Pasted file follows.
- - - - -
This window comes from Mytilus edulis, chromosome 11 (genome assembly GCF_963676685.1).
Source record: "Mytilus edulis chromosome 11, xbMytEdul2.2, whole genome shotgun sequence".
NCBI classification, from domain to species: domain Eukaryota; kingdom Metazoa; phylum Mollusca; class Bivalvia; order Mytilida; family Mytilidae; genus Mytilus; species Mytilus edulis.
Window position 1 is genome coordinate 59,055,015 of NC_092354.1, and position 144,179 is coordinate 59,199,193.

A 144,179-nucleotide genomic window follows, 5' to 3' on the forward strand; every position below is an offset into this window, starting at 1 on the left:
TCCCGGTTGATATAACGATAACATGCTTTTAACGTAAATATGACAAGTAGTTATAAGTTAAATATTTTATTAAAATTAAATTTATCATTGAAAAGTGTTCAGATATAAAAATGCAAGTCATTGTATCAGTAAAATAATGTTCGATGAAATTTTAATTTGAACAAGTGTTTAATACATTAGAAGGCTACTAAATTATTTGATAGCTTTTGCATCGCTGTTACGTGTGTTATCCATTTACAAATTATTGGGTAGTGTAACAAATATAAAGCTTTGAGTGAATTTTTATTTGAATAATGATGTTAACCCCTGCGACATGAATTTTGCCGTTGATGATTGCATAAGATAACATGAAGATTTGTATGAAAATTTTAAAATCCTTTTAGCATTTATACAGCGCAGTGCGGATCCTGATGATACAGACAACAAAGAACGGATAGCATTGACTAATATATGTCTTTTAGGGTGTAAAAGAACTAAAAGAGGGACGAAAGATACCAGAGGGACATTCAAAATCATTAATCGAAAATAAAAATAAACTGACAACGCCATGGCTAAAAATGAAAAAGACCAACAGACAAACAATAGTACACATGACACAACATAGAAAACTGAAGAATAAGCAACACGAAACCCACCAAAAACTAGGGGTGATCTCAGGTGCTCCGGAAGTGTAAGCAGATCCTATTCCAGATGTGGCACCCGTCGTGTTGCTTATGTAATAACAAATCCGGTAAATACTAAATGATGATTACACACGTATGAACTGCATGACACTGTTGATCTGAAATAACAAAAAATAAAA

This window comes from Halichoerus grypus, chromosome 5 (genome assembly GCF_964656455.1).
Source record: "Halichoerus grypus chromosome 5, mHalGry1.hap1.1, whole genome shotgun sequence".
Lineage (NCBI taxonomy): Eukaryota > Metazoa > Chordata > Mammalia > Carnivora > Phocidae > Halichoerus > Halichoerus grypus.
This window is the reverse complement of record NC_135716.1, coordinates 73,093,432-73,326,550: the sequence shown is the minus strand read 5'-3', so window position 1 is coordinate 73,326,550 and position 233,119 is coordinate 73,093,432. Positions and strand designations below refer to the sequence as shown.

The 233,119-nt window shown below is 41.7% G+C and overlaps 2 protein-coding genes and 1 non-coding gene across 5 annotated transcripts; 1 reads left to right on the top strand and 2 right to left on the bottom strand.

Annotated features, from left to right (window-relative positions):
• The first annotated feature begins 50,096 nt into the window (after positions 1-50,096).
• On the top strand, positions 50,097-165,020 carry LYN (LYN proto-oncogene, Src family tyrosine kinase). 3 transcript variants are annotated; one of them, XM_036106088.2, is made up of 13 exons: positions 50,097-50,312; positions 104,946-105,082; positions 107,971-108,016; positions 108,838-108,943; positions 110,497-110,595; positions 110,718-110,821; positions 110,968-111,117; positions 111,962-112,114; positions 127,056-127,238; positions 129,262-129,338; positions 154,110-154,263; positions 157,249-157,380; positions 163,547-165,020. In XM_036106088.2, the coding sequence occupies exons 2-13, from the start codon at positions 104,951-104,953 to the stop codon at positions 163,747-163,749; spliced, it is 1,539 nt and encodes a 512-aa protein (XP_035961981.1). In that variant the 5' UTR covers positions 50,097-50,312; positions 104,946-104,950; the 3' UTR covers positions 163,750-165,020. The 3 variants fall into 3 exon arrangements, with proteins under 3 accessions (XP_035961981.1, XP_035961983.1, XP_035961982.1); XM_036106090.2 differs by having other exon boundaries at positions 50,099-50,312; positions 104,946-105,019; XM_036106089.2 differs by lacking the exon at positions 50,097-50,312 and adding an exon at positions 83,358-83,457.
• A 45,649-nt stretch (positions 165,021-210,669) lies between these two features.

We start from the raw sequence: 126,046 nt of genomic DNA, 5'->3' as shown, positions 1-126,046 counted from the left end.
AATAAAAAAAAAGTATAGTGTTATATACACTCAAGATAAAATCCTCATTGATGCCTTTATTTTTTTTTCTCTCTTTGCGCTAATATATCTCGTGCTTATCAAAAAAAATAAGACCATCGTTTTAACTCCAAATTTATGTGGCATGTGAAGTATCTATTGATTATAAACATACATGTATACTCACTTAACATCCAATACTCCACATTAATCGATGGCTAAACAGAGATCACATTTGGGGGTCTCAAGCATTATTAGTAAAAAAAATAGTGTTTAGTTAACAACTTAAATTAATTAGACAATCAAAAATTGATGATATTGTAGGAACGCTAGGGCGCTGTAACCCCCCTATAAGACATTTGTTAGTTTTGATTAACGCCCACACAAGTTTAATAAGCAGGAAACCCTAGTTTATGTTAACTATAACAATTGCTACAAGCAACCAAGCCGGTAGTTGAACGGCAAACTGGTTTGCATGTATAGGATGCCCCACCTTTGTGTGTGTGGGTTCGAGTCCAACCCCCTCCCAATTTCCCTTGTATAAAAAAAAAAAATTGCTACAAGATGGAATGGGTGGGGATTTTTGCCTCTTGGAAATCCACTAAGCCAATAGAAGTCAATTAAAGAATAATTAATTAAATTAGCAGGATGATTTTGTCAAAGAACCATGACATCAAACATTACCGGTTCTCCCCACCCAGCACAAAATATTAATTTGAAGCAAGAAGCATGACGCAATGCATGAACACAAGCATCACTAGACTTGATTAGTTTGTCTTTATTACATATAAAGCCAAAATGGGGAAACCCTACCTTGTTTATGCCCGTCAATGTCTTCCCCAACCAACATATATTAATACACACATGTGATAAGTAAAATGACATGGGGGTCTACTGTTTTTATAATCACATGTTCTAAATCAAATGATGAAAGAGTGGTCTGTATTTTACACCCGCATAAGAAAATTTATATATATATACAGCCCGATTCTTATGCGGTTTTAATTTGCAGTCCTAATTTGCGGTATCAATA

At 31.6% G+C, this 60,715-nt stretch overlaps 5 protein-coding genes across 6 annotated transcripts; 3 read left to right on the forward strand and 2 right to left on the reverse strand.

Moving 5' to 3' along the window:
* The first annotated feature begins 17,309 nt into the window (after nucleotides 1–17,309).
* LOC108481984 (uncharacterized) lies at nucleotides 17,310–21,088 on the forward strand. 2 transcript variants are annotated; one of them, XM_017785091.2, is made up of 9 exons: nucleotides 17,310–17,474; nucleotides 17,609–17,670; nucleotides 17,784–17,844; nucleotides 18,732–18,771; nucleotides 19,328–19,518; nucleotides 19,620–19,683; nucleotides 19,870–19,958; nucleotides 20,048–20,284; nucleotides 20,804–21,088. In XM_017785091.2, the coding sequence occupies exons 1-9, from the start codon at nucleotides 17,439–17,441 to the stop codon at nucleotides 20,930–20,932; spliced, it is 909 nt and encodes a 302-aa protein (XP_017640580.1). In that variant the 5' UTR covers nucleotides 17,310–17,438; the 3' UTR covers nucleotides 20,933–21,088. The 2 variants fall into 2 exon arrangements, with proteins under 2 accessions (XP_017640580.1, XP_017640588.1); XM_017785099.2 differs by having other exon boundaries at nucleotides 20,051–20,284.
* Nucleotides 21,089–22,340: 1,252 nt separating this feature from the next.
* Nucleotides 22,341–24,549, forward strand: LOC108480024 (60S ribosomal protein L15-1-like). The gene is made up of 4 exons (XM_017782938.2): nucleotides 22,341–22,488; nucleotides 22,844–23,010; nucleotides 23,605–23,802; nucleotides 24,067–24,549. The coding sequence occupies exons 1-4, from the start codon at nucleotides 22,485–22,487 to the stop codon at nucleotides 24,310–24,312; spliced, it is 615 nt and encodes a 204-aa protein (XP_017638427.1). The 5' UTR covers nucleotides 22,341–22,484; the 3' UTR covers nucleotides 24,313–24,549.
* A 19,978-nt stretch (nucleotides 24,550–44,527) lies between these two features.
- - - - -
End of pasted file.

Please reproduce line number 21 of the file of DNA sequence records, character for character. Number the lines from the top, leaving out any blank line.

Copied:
* LOC108481984 (uncharacterized) lies at nucleotides 17,310–21,088 on the forward strand. 2 transcript variants are annotated; one of them, XM_017785091.2, is made up of 9 exons: nucleotides 17,310–17,474; nucleotides 17,609–17,670; nucleotides 17,784–17,844; nucleotides 18,732–18,771; nucleotides 19,328–19,518; nucleotides 19,620–19,683; nucleotides 19,870–19,958; nucleotides 20,048–20,284; nucleotides 20,804–21,088. In XM_017785091.2, the coding sequence occupies exons 1-9, from the start codon at nucleotides 17,439–17,441 to the stop codon at nucleotides 20,930–20,932; spliced, it is 909 nt and encodes a 302-aa protein (XP_017640580.1). In that variant the 5' UTR covers nucleotides 17,310–17,438; the 3' UTR covers nucleotides 20,933–21,088. The 2 variants fall into 2 exon arrangements, with proteins under 2 accessions (XP_017640580.1, XP_017640588.1); XM_017785099.2 differs by having other exon boundaries at nucleotides 20,051–20,284.